Daily Archives: April 10, 2012
“You can lift the world, but if you can’t get from point A to point B before your opponent gets there it doesn’t matter.”
For a man who has been famously silent with the media since being put in charge of Georgia’s strength and conditioning program, Joe Tereshinski sure had a lot to say today.
There’s much to unpack, but this is the part I found most interesting:
–An “outside the box” hire, according to Tereshinski, who called Armstrong a person “who understands speed, quickness, agility, who can teach it.” Armstrong was founder and head performance specialist at VAST Sports Performance in Tampa,Fla.
Armstrong said his hire is unusual that Georgia players will have days set aside for him to work with players on speed.
“If we have success and we’re able to do what I hope we can do,” Tereshinski said, “I think they’ll be a lot of questions `What did we do?’ You may see something like this go on elsewhere. That’s pretty much how we are in this business.”
You read that right. Georgia’s S&C man thinks he’s gone cutting edge and made a move that may be copied elsewhere. I don’t know enough about his business to question his analysis, but I’m certainly intrigued.
From Chris Brown’s “The Future of the NFL: More Up-tempo No-huddle” post today:
It’s only a slight exaggeration to say that huddling is an archaism destined for the dustbin. I say it’s a slight exaggeration because there is a value to huddling, primarily when you have a great leader at quarterback as a huddle is an opportunity for him to show his leadership skills. But otherwise, it’s inherently inferior to going no-huddle. It’s slower, which is a problem both in games but also in practice where your offense gets fewer reps, and, maybe most importantly, the safety net of a huddle leads coaches to transform plays that can be communicated in just one or two words into multi-syllabic monstrosities.
The NFL has been slow to adapt, but he thinks that may not continue.
But things may be changing, led by an influx of college quarterbacks comfortable in the movements of the no-huddle. As Tom Brady shows every week, there’s an art to manipulating the defense in the no-huddle. As Tom Brady shows every week, there’s an art to manipulating the defense in the no-huddle. And there’s an incredible value to this, as NFL defenses become more and more complex…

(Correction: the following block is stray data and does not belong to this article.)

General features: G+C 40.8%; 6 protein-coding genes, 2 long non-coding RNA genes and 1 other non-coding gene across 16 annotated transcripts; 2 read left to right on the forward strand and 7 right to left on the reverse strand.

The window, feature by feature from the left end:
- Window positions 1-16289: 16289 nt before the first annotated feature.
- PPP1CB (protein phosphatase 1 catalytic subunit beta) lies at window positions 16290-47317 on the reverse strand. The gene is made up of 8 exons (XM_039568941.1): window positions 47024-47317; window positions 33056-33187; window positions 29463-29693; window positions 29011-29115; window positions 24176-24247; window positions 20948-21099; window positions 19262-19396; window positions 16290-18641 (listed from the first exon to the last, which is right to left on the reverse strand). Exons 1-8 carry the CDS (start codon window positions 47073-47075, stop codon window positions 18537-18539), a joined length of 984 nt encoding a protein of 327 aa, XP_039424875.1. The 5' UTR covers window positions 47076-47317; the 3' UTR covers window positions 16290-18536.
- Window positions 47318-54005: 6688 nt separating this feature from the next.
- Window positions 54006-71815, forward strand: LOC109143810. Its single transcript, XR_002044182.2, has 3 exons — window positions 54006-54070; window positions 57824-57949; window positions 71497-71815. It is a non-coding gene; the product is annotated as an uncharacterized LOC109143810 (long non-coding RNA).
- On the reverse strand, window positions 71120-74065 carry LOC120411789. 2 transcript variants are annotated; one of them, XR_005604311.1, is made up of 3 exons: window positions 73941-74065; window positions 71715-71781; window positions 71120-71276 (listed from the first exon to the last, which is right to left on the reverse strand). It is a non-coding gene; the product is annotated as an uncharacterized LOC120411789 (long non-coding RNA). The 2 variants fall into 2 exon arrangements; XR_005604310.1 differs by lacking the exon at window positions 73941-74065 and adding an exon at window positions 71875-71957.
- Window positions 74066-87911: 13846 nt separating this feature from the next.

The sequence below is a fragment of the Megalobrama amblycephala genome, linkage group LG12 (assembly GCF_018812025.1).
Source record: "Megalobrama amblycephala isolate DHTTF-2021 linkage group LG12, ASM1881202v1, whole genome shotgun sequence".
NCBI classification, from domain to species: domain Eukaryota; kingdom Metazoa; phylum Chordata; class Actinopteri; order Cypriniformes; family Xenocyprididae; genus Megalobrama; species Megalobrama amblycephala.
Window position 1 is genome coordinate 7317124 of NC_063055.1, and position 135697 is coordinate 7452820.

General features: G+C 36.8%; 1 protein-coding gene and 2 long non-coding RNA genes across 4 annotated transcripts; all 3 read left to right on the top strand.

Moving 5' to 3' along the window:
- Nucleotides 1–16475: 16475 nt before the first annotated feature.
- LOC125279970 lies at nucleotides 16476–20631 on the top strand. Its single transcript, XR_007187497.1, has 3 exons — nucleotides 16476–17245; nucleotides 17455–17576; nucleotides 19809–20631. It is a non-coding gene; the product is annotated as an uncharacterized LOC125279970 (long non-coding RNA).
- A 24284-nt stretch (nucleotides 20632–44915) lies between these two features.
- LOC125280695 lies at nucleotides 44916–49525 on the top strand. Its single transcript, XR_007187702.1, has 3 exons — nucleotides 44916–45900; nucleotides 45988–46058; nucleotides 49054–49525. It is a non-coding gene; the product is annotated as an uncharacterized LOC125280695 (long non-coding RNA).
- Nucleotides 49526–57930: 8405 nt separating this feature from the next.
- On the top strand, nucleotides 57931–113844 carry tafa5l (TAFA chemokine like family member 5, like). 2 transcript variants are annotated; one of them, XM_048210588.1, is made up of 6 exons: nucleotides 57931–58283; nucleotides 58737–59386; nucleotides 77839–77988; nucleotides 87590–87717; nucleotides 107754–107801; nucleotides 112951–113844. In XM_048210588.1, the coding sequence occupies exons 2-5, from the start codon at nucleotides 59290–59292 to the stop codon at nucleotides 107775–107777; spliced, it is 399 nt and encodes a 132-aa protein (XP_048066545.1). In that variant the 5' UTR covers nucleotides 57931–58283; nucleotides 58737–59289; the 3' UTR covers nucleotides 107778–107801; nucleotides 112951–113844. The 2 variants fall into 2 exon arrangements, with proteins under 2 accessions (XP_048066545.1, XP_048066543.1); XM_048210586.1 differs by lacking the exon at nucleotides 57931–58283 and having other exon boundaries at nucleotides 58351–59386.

… I’m somewhat more confident about seeing more no-huddle in the NFL both because there was more of it last season, but also because of those young quarterbacks…
A couple of things to consider here: first, if the NFL is in fact trending in that direction, will that blur the value to the pros between college quarterbacks coming out of pro-style systems like Georgia’s and those coming out of spread attacks? And second, if that’s the case, is it possible that was on the mind of Bobo when he pushed Georgia’s offense in more of a no-huddle direction last season?
Don’t laugh. Georgia takes pride in preparing quarterbacks for the next level (remember the bragging about how Detroit’s coaches loved Stafford’s readiness coming out of college?). It’s something to sell on the recruiting trail. And I don’t think it’s a sales point they want to lose. Has Bobo seen enough from Brady and Manning and the systems their teams run to have drawn a conclusion similar to Brown’s?
I may be reading too much into this – hell, I probably am. But I will be curious to hear what scouts have to say about Aaron Murray and Murray’s coaching as he gets closer to the NFL draft one day soon.
How long is Nick Saban going to tolerate Georgia offering in state kids before Alabama?
That’s shit he’s got time for.
Terry Bowden’s got big plans for this season.
“Our goal this year is to win one more game than last year,” Coach Bowden said. “We just have to work to get that win and then build from that.”
If the Zips win three games this year, do you think he asks to renegotiate his contract?
There were only about 200 people at the “Team Save Coach Petrino” rally last night, but what the crowd lacked in numbers it made up for in religious fervor…
the command of grammar we’ve come to associate with Petrino’s supporters in the Arkansas fan base…
and a certain delusional detachment that’s comedy gold, Jerry.
“… I wouldn’t ask him for marriage counseling, but at the same time we’re supportive of him and we want him to do well.”
For now, I think Petrino’s a lock to keep his job, but, man, at the first sign of adversity (translation: a seven-win season) these people are going to turn on him in a heartbeat.